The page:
Mark E. Reed was a state legislator and business leader. Reed was born in Olympia and settled in Shelton, Mason County, after joining the Simpson Logging Company. He went on to take over that company and the Lumberman's Mercantile. Reed was elected to the state legislature in 1914, and served one term as Speaker of the House. Reed championed workers' rights while also introducing legislation that protected business interests, and he tried to ensure tax breaks for private companies. Reed was an early advocate of reforestation on his timber property. He also ran several regional banks, and began an investment company.
From Olympia to Shelton
Mark Reed was born on December 23, 1866, in Olympia. His father was Thomas Reed, a territorial and state auditor. Young Mark displayed an early entrepreneurial spirit; while attending Olympia-area public schools, he also worked as a delivery boy for Chilberg Grocery, driving a cart in the summer months. Reed later attended the California Military Institute before returning to Washington, where he worked under his father as deputy auditor, later becoming secretary of the State Land Commission for two years. Showing an early interest in the legal system, Reed also studied under Assistant Attorney General James A. Haight.
Around 1893, Reed formed the logging company Ellis Reed with Ike Ellis. A depression occurred in the United States shortly after, due to decline in agricultural and railroad production. Quoted in the Seattle Daily Times, Mark Reed recalled the time:
"I went broke in 1895, but that didn't mean much then. I went to work in the woods and started all over again. I was a mule skinner, a high climber, and a worker on the skid road. I got $1.60 a day, and paid $5 a week for my room and board. But we were all happy; we still had faith in the future and there were few squealers" (Gilbert).
In 1897, Reed got a job as foreman at the Simpson Logging Company. Sol Simpson (1844-1906) was the owner of the company and Reed's boss, but it was his daughter Irene Simpson (1877-1940) who caught Reed's eye. The Seattle Daily Times called Irene the "prettiest girl in the State of Washington," and asserted that Mark and Irene's marriage "delighted the hearts of Shelton and Olympia people" (Gilbert).
After his marriage, Mark Reed became more and more involved with Simpson Logging, moving the company to Shelton, on a southern inlet of Puget Sound in Mason County, where he and Irene settled for the remainder of their lives. Reed's duties for Simpson were varied. He at times managed the company's mercantile and banking responsibilities, and he spent a year in Alaska trying to dig up investments after the gold rush.
Reed showed an early interest in his fellow workers when he organized the Puget Sound Timbermen's Association. The unionized group advocated -- and eventually achieved -- a law that set up official scalers to measure the timber sold to mills. Previously, scaling had been done by the mills, with much complaint from the log suppliers.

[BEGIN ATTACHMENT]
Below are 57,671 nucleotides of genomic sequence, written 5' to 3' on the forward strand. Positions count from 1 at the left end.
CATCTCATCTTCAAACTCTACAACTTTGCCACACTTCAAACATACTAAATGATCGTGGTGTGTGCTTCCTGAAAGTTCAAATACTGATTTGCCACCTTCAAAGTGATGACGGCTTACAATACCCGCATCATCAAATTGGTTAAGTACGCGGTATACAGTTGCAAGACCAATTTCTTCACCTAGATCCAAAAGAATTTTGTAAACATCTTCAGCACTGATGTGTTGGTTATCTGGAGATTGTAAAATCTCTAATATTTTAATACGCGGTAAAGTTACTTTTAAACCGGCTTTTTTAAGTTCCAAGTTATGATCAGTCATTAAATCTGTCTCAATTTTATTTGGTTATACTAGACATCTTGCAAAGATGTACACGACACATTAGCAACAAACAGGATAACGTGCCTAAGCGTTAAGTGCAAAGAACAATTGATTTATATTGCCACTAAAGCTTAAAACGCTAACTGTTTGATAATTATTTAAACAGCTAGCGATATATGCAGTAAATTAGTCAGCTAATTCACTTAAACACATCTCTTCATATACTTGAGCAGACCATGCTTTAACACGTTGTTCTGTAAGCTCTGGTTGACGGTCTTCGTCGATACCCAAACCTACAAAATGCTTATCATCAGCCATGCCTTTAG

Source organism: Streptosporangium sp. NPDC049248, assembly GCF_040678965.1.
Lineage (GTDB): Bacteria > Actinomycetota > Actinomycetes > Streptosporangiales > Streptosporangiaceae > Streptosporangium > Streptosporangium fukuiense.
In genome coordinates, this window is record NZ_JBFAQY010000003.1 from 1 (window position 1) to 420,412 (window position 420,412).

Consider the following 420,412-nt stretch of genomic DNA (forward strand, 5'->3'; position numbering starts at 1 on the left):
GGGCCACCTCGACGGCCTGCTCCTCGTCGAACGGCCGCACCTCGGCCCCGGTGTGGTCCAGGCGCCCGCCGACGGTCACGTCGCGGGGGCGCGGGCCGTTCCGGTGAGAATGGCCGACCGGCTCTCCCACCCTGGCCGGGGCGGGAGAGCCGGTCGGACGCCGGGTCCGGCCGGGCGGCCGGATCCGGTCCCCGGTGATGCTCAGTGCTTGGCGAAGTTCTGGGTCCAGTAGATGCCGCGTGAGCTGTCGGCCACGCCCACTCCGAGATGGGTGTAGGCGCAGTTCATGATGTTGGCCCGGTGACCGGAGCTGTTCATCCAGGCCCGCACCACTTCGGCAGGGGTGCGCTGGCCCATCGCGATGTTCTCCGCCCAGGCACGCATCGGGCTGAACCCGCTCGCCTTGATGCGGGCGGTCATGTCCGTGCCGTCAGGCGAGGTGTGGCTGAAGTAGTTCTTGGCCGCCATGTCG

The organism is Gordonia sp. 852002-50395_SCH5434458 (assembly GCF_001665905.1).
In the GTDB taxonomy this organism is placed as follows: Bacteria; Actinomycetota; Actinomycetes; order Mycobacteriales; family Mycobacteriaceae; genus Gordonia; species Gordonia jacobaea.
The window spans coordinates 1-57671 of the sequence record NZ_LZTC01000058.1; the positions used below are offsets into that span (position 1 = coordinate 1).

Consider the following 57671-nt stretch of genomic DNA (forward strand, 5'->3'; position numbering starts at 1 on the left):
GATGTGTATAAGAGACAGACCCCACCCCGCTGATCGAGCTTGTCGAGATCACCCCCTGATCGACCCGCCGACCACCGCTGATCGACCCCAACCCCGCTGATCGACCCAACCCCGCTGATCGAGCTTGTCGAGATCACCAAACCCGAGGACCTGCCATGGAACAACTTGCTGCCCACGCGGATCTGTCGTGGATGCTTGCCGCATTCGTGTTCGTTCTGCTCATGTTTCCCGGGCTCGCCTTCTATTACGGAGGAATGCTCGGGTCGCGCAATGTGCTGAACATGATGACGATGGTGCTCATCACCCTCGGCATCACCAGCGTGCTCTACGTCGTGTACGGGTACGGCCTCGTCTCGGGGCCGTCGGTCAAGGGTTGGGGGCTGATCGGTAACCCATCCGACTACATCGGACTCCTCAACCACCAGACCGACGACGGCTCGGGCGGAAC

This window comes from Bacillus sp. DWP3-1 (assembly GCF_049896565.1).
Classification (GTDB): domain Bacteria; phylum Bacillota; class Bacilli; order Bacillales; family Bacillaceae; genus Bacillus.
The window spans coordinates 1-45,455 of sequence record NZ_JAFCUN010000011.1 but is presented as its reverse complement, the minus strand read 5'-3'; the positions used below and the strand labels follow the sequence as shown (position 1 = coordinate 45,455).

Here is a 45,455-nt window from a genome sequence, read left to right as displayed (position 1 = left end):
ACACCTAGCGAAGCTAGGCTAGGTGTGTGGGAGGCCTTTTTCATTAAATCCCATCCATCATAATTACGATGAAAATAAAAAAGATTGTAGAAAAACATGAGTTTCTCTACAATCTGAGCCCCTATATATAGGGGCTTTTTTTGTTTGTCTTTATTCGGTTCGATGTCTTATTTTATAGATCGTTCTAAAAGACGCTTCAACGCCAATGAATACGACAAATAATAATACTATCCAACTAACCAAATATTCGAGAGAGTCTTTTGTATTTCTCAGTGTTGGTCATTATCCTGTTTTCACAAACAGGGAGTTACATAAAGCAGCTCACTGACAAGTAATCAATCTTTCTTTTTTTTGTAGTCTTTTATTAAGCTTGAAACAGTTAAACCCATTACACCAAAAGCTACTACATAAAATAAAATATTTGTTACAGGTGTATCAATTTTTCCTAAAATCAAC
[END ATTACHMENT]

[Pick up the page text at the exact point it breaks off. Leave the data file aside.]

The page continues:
In Charge at Simpson
Reed's political machinations -- and what seems to be a fairly representative sense of fairness -- also began to show in 1902. The Port Blakely Mill Company held stock in the Simpson Logging Company, and for years Sol Simpson had offered Port Blakely lower prices for Simpson timber. Mark Reed urged Simpson to end the practice, and when Simpson died in 1906, the Blakely investors were bought out, and Reed took over a portion of the stock.
In 1914, Reed took over as head of the Simpson Logging Company from A. H. Anderson (who assumed the role after Simpson's death), as well as obtaining an interest in Lumberman's Mercantile. Reed also took over management of Anderson's estate, which was the largest aggregate of private capital in the Northwest at the time.
Also in 1914, Reed was elected to the state legislature. His steadfast Republican politics played a role in his business life as well. During World War I, timber was essential to airplane production. The intense conditions that previously marked the working environment of timber men (and the rise of the Industrial Workers of the World, known as Wobblies) became a polarizing issue, and Reed was forced to muddle through slow-downs and strikes in 1917.
The military was called in to contain the discontent, and Reed worked with government leaders to establish an eight-hour workday for forest workers and address working conditions -- all without, it must be said, letting a union take over the timber industry in the state. That is not to say that Reed was an enemy of organized labor; in fact, he was friendly with labor forces and Simpson Logging Company provided clean quarters to workers (not necessarily a standard practice in the rough world of forestry) and life insurance for employees (again, a somewhat progressive idea in a very dangerous industry). In the legislature, Reed championed the Workmen's Compensation Act, which was among the fist such legislation in the nation.